JN204 Lecture Notes - Small Claims Court, Patent Infringement, Wrongful Dismissal
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Journalism Law and Ethics
September 13th, 2012
Week 1, Thursday.
Civil law and sources of Canadian law.
Civil law is private transactions.
Criminal: a crime against one of us is a crime against all of us, so gov't prosecutes.
Civil law is between two parties, breach of contract, or over money.
Civil: between individuals, corporations or governments.
In civil, the gov't is not automatically involved.
The person bringing the suit is the plaintiff, opposing is known as the defendant. Both are represented
by their own lawyers, no crown involved.
A lot of civil suits involve money, or compensation.
Under $5000 is small claims court.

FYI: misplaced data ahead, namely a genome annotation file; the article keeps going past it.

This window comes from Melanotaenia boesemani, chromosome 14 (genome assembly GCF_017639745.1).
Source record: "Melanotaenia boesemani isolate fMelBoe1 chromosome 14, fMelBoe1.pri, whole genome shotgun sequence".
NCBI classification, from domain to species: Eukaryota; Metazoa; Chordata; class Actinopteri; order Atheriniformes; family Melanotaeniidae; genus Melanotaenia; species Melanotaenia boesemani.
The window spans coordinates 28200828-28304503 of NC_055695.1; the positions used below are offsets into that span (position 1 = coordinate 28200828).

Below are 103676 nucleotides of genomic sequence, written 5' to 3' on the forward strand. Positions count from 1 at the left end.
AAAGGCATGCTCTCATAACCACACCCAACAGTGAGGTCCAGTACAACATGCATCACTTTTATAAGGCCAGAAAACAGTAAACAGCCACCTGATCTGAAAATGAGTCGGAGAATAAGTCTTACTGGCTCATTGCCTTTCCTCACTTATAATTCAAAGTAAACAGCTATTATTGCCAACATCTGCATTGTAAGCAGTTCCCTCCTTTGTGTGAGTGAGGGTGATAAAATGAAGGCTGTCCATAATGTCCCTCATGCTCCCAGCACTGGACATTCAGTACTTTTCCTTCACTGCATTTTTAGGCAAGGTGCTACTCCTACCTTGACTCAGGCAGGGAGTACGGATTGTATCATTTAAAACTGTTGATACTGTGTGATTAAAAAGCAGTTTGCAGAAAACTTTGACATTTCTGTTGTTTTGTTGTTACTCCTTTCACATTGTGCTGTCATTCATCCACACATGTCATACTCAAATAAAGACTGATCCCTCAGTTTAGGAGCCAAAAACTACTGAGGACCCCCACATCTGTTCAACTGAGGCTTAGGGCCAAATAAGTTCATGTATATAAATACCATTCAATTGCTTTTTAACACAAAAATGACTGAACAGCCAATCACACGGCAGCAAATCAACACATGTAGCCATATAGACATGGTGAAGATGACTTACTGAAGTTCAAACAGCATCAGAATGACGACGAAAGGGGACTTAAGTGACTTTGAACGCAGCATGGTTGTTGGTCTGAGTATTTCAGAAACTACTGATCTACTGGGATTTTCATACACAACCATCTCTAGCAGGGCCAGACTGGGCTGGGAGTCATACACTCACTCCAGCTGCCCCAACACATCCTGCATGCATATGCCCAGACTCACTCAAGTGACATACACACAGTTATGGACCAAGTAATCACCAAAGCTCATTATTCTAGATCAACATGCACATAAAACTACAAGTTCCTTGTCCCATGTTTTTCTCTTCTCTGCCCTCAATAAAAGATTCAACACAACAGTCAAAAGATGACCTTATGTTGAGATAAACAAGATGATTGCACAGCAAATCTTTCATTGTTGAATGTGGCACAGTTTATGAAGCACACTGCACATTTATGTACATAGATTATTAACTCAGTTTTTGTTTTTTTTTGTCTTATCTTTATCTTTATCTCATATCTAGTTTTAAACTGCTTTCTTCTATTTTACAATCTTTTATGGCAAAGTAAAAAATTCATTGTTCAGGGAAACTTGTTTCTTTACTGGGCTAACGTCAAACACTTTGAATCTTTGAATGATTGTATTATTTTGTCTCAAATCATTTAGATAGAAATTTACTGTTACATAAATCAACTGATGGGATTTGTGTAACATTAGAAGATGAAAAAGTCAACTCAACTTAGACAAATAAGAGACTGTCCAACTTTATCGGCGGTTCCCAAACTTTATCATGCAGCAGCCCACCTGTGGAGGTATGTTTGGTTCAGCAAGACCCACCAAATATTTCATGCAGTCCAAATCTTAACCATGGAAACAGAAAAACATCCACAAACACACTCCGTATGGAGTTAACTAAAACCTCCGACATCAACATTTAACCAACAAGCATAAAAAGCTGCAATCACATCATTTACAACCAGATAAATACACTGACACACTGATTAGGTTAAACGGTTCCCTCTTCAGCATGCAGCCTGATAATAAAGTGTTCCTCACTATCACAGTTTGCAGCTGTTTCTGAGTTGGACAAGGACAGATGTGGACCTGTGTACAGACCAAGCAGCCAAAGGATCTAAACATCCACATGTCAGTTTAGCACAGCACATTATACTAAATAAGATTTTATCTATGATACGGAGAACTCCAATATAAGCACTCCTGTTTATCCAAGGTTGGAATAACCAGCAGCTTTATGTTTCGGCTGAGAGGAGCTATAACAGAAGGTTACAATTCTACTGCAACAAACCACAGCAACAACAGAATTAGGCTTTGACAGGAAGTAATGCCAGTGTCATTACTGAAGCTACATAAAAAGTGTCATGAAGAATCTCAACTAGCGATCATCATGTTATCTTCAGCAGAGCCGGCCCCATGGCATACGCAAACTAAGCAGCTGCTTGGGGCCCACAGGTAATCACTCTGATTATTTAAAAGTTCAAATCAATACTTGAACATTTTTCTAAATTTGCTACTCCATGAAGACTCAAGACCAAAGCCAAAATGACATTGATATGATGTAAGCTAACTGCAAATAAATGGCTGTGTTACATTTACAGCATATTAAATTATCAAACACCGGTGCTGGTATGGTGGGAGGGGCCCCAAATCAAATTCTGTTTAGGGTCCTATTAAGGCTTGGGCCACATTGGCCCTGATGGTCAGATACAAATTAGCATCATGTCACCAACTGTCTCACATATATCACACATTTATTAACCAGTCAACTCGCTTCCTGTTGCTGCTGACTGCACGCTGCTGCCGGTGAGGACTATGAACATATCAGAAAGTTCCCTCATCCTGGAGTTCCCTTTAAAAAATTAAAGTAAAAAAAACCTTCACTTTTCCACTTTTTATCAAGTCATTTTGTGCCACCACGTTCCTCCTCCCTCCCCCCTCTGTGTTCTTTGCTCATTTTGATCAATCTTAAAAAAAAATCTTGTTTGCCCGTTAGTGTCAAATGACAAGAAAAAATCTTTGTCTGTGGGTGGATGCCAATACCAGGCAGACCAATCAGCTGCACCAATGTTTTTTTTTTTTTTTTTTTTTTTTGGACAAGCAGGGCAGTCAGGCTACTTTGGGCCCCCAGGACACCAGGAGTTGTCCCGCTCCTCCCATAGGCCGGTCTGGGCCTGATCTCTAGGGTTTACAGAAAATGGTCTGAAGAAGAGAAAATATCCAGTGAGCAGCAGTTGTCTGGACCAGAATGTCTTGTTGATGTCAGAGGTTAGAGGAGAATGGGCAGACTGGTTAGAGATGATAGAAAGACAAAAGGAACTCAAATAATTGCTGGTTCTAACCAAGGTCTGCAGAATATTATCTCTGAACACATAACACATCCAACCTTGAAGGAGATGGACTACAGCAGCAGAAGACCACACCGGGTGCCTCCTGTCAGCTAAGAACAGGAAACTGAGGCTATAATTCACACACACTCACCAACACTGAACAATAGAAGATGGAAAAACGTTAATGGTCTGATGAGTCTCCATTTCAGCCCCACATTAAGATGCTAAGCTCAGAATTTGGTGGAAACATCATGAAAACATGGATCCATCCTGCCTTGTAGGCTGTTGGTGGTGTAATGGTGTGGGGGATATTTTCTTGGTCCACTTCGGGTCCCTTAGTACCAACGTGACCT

Up to $25 000 is civil.
The standard of proof.
Judge or jury need only to be satisfied on a balance of probabilities that the injury or loss occurred and
that the defendant is responsible.
The court must be convinced that the claim is “probably true”- a better than 50/50 chance or a
preponderance of evidence.
If an action is successful. The outcome is an award of damages --> money that the defendant pays to
Lost income, pain and suffering from injuries, failure to honour an agreement.
A judge may grant an injunction. Prevents the defendant from doing something to harm plaintiff's
interest. Examples: stopping media from running a defamatory story. Injunction is before. Not after a
tasked with redress (compensation)
deals with losses that an individual or corporation suffers at the hands of another party through:
accident, business transactions, malicious acts that falls short of criminal activity.
Civil defendants are sued, not charged.
People don't get sentenced in civil court. Judge makes a finding of negligence, breach of contract, or
liable for damages.
Court of civil law:
Disputes over sale of location of property
complaints about patent infringement
claims of wrongful dismissal
divorces and family law
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